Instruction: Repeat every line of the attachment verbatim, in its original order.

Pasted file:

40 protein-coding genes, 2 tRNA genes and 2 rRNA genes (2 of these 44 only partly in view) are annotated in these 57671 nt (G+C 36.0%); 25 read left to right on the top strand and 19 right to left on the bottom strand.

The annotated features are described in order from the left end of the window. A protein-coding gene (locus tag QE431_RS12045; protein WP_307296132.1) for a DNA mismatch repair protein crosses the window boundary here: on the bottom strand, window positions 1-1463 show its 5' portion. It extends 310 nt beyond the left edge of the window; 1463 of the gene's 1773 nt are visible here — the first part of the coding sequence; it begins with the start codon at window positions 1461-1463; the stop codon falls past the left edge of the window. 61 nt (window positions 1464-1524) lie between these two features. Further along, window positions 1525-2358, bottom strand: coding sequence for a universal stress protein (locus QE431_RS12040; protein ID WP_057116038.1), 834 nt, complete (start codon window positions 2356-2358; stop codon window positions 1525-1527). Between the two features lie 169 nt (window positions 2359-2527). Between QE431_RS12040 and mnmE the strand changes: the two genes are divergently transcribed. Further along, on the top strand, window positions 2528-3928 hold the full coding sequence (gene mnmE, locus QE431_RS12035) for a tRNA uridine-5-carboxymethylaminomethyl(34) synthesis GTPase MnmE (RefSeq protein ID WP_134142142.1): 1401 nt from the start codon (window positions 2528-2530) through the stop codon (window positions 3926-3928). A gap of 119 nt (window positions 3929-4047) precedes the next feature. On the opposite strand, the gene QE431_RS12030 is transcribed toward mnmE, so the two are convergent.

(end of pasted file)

40 protein-coding genes, 2 tRNA genes and 2 rRNA genes (2 of these 44 only partly in view) are annotated in these 57671 nt (G+C 36.0%); 25 read left to right on the top strand and 19 right to left on the bottom strand.

The annotated features are described in order from the left end of the window. A protein-coding gene (locus tag QE431_RS12045; protein WP_307296132.1) for a DNA mismatch repair protein crosses the window boundary here: on the bottom strand, window positions 1-1463 show its 5' portion. It extends 310 nt beyond the left edge of the window; 1463 of the gene's 1773 nt are visible here — the first part of the coding sequence; it begins with the start codon at window positions 1461-1463; the stop codon falls past the left edge of the window. 61 nt (window positions 1464-1524) lie between these two features. Further along, window positions 1525-2358, bottom strand: coding sequence for a universal stress protein (locus QE431_RS12040; protein ID WP_057116038.1), 834 nt, complete (start codon window positions 2356-2358; stop codon window positions 1525-1527). Between the two features lie 169 nt (window positions 2359-2527). Between QE431_RS12040 and mnmE the strand changes: the two genes are divergently transcribed. Further along, on the top strand, window positions 2528-3928 hold the full coding sequence (gene mnmE, locus QE431_RS12035) for a tRNA uridine-5-carboxymethylaminomethyl(34) synthesis GTPase MnmE (RefSeq protein ID WP_134142142.1): 1401 nt from the start codon (window positions 2528-2530) through the stop codon (window positions 3926-3928). A gap of 119 nt (window positions 3929-4047) precedes the next feature. On the opposite strand, the gene QE431_RS12030 is transcribed toward mnmE, so the two are convergent.